Meghan is not the only charater to develop. Ash, the Winter prince, develops as well, we see more insight on his character. Puck remains the goofy prankster as always. The romance also develops a great deal, at first it was only hinted that Puck felt something for Meghan but in The Iron Daughter, we see full proof of it and a love traingle between him and Ash begins. Many new characters are intoduced as well, and unlike most books, it's not thrown in your face.
In the beginning Meghan should have known that Ash was only protecting her. It was so obvious, how could she not have figured it out? Besides that small detail I have nothing else bad to say about the book, so you should start reading this one. And if you haven't read the Iron Fey series, I recommend you try it as soon as possible.
4.0 out of 5 stars You don't belong here,
This review is from: The Iron Daughter (Paperback)The Iron King is dead, and Meghan Chase has been whisked off to a land of eternal winter... but of course, "The Iron Daughter" quickly turns into an elaborate game of treachery, blood and ice. Julie Kagawatakes just long enough to acquaint us with the world of Tir na Nog before launching Ash and Meghan into a harrowing, treacherous new quest.
Meghan was counting on Ash to help her in the icy court of Winter. But suddenly he becomes cruel and cold to her, brushing her off in the nastiest way possible -- and things get worse when his nasty brother Rowan starts messing with her as well. Even worse, her father Oberon cannot negotiate for her because she formed a contract of her own free will.
And then, the worst happens: Tertius and a swarm of Iron Fey steal the Scepter of the Seasons and murder the crown prince of Winter, Sage.
But Mab refuses to believe that the Iron Fey are responsible, blaming Oberon for it instead, meaning that the Winter and Summer kingdoms are about to go to war. And though an old friend arrives to bring Meghan back to her own world, she soon discovers a way to recapture the Scepter and avert a war -- only to find that traitors working for the Iron Fey are everywhere she turns, and her new enemy may be someone she loves.
"The Iron Daughter" is a much darker story than "The Iron King" -- there's blood, torture, treachery and the occasional dragon woven into the faery world, plus all the usual dangers. And even when the gang goes back into the mortal realm, Kagawa introduces plenty of creepy stuff, including an Ash subplot that is both wrenching and romantic.
And Kagawa's prose is exquisite, part of the reason why this book stands above most other faerycentric urban fantasy. She laces the story with hauntingly lovely scenery and descriptions ("Will-o'-the-wisps and globes of faery fire drifted between them, sending shards of fractured light over the walls and floor"). The only weak spot is when everybody goes to a Winter Formal... which, while logical, feels out of place in the tangle of fey magic.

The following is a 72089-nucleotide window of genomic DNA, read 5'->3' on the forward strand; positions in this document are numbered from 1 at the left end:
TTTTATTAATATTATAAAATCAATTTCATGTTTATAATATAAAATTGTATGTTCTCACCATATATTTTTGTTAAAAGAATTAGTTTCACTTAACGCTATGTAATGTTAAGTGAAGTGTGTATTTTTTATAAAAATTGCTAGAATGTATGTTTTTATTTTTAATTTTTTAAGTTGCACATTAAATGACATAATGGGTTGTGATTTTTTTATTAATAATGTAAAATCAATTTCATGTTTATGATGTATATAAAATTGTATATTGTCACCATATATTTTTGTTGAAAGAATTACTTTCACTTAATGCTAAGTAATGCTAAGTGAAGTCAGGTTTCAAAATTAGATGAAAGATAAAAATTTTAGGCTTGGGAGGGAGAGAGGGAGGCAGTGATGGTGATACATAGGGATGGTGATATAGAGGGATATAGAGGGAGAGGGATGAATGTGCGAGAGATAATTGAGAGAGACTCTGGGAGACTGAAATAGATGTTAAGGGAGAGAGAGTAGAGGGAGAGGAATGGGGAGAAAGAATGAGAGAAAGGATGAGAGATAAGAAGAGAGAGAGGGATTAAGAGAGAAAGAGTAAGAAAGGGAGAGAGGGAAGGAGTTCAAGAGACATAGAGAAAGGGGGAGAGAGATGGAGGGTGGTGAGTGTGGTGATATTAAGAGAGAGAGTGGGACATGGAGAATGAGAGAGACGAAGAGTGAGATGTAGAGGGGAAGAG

And the faery world she creates is suitably "rich and strange." Everything is still beautiful and deadly, and we see the Winter Court in all its glory -- it's icy, glittering, savage and unforgiving as a blizzard. And so is almost everybody in it.
Meghan remains a solid, likable heroine who is slowly getting acquainted with the fey world... and the problem is that she cries a lot more, and she doesn't seem sufficiently freaked out by her new power. Honestly, she should be screaming. And there seems to be a brewing love triangle between her, cheeky Robin and the chilly, passionate Ash, which is further complicated by the "no summer/winter romance!" rules.
"The Iron Daughter" is a solid (if mildly flawed) sequel to "The Iron King," especially due to Kagawa's lush, sumptuous writing. Here's hoping for a good third act.
4.0 out of 5 stars This series gets better with each book!,
This review is from: The Iron Daughter (Paperback)This book was exceptionally better than the first book in the series, "The Iron King" (I rated "The Iron King 3/5 stars), and it is obvious that the author, Julie Kagawa, is really coming into her own, she is growing as an author with each book.
I mentioned of my review of "The Iron King" that I found the characters to be quite flat, and while in this book I didn't find that the characters personalities to yet be fully formed, they were much more developed than in "The Iron King". Ash slowly thawed in this book, exposing his inner iciness, whereas Puck was more than just a trickster, and Meghan really started to accept herself, shedding her humanity (in a good way), in order to accept her Fey side.
I expressed my love for Iron Horse in the last book and who would have thunk it? That love increased tenfold in this book. Underneath that burning/ acidic/ iron exterior is a teeny, tiny, squishy, soft "My Little Pony", and once again, Iron Horse and Grim steal the story.
Julie's eye to detail and conveying that detail/ those descriptions out-loud is truly breathtaking- the world that she had creates? Truly impeccable. I don't know if I have ever been so sucked into a created world of Fey before.
5.0 out of 5 stars A fantastic follow up,
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This review is from: The Iron Daughter (Paperback)This is the second of three published books (fourth is yet to be released) and is a continuation from where The Iron King left off. This part of the story has Meghan starting to come into her own a bit more with the budding romance continuing through its trials and tribulations. Another exceptionally entertaining read that I thoroughly enjoyed from start to finish. While I believe this book is aimed at the Y.A. crowd, adults will enjoy the story as well. It's a beautiful tale and is time well spent!
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The Iron Daughter by Julie Kagawa (Paperback - Aug. 1 2010)